Scientists unlock chemical processes behind silver-related skin condition Ingesting silver — in antimicrobial health tonics or for extensive medical treatments involving silver — can cause argyria, condition in which the skin turns grayish-blue. Brown researchers have discovered how that happens. The process is similar to developing black-and-white photographs, and it's not just the silver. PROVIDENCE, R.I. “It’s the first conceptual model giving the whole picture of how one develops this condition,” said Robert Hurt, professor of engineering at Brown and part of the research team. Scientists have known for years argyria had something to do with silver. As it turns out, argyria is caused by a complex series of chemical reactions, Hurt said. From silver to salt and back again Hurt and his team have been studying the environmental impact of silver, specifically silver nanoparticles, for years. To find out, the researchers mixed a series chemical treatments that could simulate what might happen to silver inside the body. Implications for nanosilver

Neuroscience: Hardwired for taste : Nature A mouthful of bittersweet chocolate cake with a molten centre can trigger potent memories of pleasure, lust and even love. But all it takes is one bad oyster to make you steer clear of this mollusc for life. Neuroscientists who study taste are just beginning to understand how and why the interaction of a few molecules on your tongue can trigger innate behaviours or intense memories. The sensors in our mouths that detect basic tastes — sweet, salty, bitter, sour and umami, and arguably a few others — are only the start of the story (see 'The finer points of taste', page S2). The way the brain represents these tastes is just as important. Researchers have recently developed a 'gustotopic map' based on the idea that, just as each taste bud on the tongue responds to a single taste, so there are regions of the brain that are similarly dedicated1. The other recent revelation in taste research is that the receptors that detect bitter, sweet and umami are not restricted to the tongue. Brain map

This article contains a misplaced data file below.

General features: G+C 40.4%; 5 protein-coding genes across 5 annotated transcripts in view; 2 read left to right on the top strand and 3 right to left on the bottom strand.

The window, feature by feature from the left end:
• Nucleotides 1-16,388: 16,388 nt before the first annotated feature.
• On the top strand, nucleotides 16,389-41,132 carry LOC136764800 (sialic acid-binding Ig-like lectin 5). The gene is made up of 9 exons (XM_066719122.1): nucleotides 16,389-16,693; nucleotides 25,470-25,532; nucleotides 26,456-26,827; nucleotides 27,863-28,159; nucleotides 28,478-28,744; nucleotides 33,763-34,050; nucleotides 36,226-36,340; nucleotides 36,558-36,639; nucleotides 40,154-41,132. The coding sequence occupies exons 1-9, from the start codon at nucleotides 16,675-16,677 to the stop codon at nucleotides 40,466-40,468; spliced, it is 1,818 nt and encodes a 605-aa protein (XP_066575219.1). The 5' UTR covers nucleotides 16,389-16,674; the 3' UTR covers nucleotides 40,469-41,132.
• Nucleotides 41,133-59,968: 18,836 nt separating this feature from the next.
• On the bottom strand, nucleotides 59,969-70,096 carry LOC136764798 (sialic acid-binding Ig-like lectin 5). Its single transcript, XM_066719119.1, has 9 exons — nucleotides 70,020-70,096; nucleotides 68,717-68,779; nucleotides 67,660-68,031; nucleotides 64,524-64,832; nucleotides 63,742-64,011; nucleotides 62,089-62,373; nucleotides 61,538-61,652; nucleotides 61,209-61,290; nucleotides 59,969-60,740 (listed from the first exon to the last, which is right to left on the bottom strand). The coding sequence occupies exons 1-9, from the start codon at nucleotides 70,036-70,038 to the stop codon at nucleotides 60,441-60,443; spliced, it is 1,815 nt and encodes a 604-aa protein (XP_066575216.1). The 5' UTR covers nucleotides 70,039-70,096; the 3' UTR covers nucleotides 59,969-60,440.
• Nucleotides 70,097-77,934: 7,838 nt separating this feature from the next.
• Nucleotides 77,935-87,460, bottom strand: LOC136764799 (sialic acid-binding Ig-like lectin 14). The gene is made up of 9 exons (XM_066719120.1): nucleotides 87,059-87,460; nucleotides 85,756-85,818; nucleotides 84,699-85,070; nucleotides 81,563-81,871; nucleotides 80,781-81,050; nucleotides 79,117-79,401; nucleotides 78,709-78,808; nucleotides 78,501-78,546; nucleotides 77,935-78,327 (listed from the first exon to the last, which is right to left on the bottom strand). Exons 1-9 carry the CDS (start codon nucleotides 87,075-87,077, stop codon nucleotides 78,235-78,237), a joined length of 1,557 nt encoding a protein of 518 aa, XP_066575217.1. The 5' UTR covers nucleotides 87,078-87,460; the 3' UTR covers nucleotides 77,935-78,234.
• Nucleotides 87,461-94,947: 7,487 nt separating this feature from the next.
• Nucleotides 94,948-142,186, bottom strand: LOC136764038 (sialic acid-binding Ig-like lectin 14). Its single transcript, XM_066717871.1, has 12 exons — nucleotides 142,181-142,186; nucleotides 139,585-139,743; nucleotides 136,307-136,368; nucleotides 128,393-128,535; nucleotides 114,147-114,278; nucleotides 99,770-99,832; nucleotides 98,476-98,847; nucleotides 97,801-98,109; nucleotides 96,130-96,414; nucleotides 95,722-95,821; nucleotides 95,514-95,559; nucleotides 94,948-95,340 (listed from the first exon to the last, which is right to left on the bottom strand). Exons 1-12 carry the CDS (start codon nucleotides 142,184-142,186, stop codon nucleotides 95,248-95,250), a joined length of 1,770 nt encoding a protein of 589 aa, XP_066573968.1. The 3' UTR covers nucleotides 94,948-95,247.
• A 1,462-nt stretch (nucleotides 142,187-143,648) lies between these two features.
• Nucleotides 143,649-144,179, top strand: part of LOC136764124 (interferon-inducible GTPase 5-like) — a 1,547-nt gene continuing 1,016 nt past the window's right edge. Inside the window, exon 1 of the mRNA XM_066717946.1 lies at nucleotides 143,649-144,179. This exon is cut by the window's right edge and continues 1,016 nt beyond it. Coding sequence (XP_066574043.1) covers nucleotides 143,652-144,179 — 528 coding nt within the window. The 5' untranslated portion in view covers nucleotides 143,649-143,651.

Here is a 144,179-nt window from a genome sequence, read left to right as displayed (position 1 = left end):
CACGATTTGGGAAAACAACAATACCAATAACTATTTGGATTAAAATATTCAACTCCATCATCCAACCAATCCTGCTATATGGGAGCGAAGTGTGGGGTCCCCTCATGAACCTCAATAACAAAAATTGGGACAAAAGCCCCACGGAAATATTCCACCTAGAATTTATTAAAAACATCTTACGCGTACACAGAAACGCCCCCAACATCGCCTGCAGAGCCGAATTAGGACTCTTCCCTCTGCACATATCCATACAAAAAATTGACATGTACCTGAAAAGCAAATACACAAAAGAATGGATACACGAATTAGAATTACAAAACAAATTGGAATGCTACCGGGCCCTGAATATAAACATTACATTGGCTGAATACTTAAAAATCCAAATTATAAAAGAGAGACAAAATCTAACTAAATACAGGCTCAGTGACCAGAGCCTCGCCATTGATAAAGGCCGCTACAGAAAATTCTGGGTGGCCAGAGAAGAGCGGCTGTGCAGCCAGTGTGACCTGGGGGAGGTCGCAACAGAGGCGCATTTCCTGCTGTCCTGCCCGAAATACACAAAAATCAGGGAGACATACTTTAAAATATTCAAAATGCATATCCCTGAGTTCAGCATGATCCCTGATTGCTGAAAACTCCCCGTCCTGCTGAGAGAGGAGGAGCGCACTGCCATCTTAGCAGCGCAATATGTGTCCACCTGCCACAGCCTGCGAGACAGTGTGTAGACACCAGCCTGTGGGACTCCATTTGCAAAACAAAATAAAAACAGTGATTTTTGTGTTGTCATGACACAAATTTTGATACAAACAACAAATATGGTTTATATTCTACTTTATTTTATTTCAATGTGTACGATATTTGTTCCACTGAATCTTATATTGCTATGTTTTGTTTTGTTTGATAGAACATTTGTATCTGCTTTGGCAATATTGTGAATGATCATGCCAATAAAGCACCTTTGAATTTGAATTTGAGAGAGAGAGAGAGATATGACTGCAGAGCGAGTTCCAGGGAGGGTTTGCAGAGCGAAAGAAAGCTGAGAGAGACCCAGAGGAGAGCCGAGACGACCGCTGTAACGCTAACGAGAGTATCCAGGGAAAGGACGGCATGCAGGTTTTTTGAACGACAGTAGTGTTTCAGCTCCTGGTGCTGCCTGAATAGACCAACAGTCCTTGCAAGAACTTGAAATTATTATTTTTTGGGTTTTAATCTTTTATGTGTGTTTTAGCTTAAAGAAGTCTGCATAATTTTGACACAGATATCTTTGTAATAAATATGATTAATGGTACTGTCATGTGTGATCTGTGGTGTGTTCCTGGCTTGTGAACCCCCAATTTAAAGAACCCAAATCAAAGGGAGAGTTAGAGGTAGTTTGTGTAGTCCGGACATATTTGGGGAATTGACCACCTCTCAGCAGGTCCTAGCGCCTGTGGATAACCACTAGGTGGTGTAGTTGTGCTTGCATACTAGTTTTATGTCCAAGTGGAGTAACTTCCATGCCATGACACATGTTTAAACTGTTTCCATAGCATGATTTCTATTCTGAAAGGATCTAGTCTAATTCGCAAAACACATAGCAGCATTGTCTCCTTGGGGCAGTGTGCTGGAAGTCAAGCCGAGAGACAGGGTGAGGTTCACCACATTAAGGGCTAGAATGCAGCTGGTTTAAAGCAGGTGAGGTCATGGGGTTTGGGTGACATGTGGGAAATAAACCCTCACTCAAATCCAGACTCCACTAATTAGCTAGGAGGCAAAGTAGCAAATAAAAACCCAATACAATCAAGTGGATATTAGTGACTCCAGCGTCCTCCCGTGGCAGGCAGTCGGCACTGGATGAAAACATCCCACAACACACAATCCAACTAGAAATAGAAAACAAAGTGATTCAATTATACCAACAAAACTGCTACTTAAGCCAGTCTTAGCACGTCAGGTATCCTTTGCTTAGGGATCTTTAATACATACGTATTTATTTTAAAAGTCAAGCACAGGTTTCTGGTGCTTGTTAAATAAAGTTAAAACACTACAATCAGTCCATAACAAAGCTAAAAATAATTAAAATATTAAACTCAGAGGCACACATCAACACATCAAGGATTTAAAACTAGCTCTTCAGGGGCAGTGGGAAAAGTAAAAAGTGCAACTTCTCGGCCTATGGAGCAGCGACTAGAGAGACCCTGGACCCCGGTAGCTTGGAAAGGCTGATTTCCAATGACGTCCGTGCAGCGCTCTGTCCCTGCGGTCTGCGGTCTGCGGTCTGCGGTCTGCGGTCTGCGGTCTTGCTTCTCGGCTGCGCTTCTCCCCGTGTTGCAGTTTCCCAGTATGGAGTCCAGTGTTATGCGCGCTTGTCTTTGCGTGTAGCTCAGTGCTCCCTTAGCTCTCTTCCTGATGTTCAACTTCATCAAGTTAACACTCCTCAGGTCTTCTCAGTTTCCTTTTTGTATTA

11 cheap gifts guaranteed to impress science geeks Science comes up with a lot of awesome stuff, and you don't need a Ph.D, a secret lab, or government funding to get your hands on some of the coolest discoveries. We've got a list of 11 mostly affordable gifts that are guaranteed to blow your mind, whether or not you're a science geek. Click on any image to see it enlarged. 1. Also known as frozen smoke, Aerogel is the world's lowest density solid, clocking in at 96% air. Aerogel isn't just neat, it's useful. Price: $35 2. Inside these sealed glass balls live shrimp, algae, and bacteria, all swimming around in filtered seawater. EcoSpheres came out of research looking at ways to develop self-contained ecosystems for long duration space travel. Price: $80 3. NASA has been trying to figure out how to get a sample of rock back from Mars for a while now. Every once in a while, a meteorite smashes into Mars hard enough to eject some rocks out into orbit around the sun. Price: $70+ 4. Price: $150 5. So what's next year's new color going to be? 6.